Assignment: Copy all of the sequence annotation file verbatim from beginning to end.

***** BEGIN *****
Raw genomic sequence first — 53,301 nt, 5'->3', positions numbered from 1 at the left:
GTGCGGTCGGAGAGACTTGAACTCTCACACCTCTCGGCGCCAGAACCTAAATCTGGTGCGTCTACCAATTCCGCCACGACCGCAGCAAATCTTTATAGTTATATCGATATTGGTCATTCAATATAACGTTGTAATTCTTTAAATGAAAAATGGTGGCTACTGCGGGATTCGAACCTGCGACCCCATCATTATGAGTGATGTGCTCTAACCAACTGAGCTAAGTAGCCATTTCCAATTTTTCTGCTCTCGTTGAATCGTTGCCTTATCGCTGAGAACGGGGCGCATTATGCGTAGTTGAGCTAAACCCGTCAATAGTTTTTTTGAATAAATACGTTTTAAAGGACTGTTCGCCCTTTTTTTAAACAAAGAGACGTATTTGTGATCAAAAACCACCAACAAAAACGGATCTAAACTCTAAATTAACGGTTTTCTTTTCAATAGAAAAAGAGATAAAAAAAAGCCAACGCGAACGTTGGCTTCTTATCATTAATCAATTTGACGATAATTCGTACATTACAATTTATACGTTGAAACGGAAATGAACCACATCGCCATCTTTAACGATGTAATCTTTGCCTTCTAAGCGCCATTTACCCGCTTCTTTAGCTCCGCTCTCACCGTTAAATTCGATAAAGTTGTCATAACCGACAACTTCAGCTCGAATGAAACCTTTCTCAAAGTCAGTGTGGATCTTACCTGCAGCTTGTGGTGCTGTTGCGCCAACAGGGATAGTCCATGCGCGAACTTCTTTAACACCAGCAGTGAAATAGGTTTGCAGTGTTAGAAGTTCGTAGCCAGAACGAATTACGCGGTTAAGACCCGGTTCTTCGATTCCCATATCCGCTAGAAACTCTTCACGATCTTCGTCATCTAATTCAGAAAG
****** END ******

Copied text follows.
Raw genomic sequence first — 53,301 nt, 5'->3', positions numbered from 1 at the left:
GTGCGGTCGGAGAGACTTGAACTCTCACACCTCTCGGCGCCAGAACCTAAATCTGGTGCGTCTACCAATTCCGCCACGACCGCAGCAAATCTTTATAGTTATATCGATATTGGTCATTCAATATAACGTTGTAATTCTTTAAATGAAAAATGGTGGCTACTGCGGGATTCGAACCTGCGACCCCATCATTATGAGTGATGTGCTCTAACCAACTGAGCTAAGTAGCCATTTCCAATTTTTCTGCTCTCGTTGAATCGTTGCCTTATCGCTGAGAACGGGGCGCATTATGCGTAGTTGAGCTAAACCCGTCAATAGTTTTTTTGAATAAATACGTTTTAAAGGACTGTTCGCCCTTTTTTTAAACAAAGAGACGTATTTGTGATCAAAAACCACCAACAAAAACGGATCTAAACTCTAAATTAACGGTTTTCTTTTCAATAGAAAAAGAGATAAAAAAAAGCCAACGCGAACGTTGGCTTCTTATCATTAATCAATTTGACGATAATTCGTACATTACAATTTATACGTTGAAACGGAAATGAACCACATCGCCATCTTTAACGATGTAATCTTTGCCTTCTAAGCGCCATTTACCCGCTTCTTTAGCTCCGCTCTCACCGTTAAATTCGATAAAGTTGTCATAACCGACAACTTCAGCTCGAATGAAACCTTTCTCAAAGTCAGTGTGGATCTTACCTGCAGCTTGTGGTGCTGTTGCGCCAACAGGGATAGTCCATGCGCGAACTTCTTTAACACCAGCAGTGAAATAGGTTTGCAGTGTTAGAAGTTCGTAGCCAGAACGAATTACGCGGTTAAGACCCGGTTCTTCGATTCCCATATCCGCTAGAAACTCTTCACGATCTTCGTCATCTAATTCAGAAAG